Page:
A new discovery could bring the medical research community closer to developing one vaccine that could target a variety of global pathogens.

Researchers from the University of Southampton learned that an integral part of the body’s immune system called natural killer cells (NK cells) can use a single receptor called KIR2DS2 to identify many different viruses like Zika, dengue, and hepatitis C.

The team analyzed DNA from more than 300 patients exposed to the Hepatitis C virus. Findings indicated the KIR2DS2 receptor was associated with successfully clearing virus.

This mechanism of action was due in part to targeting a non-variable part of the virus called the NS3 helicase protein, which plays an important role in letting the virus work properly. This specific protein does not change when an infection occurs compared to other proteins so the immune system is able to latch onto it and let the NK cells attack the threat.

More tests demonstrated this mechanism could be a vital target in different viruses like Zika and dengue, which also host a region within their NS3 helicase protein that is recognized by the KIR2DS2 receptor.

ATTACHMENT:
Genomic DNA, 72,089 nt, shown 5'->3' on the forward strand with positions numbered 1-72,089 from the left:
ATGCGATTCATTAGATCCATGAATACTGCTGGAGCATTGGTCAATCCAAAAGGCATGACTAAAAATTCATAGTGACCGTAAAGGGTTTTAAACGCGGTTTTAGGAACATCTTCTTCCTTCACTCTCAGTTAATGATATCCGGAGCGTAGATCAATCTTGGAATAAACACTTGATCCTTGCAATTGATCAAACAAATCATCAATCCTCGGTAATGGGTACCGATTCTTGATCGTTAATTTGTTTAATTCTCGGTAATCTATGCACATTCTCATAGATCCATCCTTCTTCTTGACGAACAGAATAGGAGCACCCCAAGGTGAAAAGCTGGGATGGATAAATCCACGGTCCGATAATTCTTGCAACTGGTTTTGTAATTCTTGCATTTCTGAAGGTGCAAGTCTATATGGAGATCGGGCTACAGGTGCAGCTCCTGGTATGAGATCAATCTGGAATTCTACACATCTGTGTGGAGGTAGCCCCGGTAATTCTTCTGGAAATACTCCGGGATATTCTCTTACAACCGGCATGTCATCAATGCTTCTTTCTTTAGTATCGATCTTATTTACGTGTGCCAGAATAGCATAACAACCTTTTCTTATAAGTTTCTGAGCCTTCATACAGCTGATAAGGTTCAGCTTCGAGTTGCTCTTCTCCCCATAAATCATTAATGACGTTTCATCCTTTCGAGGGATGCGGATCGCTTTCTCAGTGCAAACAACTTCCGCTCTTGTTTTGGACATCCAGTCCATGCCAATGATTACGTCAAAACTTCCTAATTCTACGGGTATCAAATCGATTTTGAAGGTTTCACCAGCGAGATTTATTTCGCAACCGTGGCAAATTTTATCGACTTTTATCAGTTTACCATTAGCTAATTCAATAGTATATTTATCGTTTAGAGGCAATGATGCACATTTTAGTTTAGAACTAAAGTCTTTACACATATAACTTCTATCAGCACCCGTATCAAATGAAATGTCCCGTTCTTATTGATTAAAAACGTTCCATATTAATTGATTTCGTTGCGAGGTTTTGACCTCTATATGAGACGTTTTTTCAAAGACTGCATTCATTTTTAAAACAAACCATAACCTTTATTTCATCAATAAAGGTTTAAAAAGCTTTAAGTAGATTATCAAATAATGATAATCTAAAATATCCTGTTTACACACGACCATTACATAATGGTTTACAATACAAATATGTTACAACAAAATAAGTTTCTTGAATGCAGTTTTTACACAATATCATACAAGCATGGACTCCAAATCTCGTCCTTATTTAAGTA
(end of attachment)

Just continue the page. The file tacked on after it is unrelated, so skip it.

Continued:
“We believe that by targeting this NS3 helicase region, we could make a new type of vaccine based upon natural killer cells, which can be used to help protect people from these infections,” said lead researcher Salim Khakoo, professor of hepatology at the University of Southampton, in a statement.

Khakoo’s team cautioned that this research is still an early stage and animal studies/clinical trials will be needed to test the findings.

However, they plan on conducting more experiments to determine whether these KIR2DS2+ NK cells are protective during acute flaviviral infections potentially leading to a vaccine that targets natural killer cells.

Also, Khakoo believes a similar process could work for cancer.

"Cancer treatments that use the body's own immune system are becoming more common. Our findings present a completely new strategy for virus therapeutics which could be easily translated into the field of cancer. The next few years are going to be very exciting in this field,” said the professor.

The study was published in the journal Science Immunology.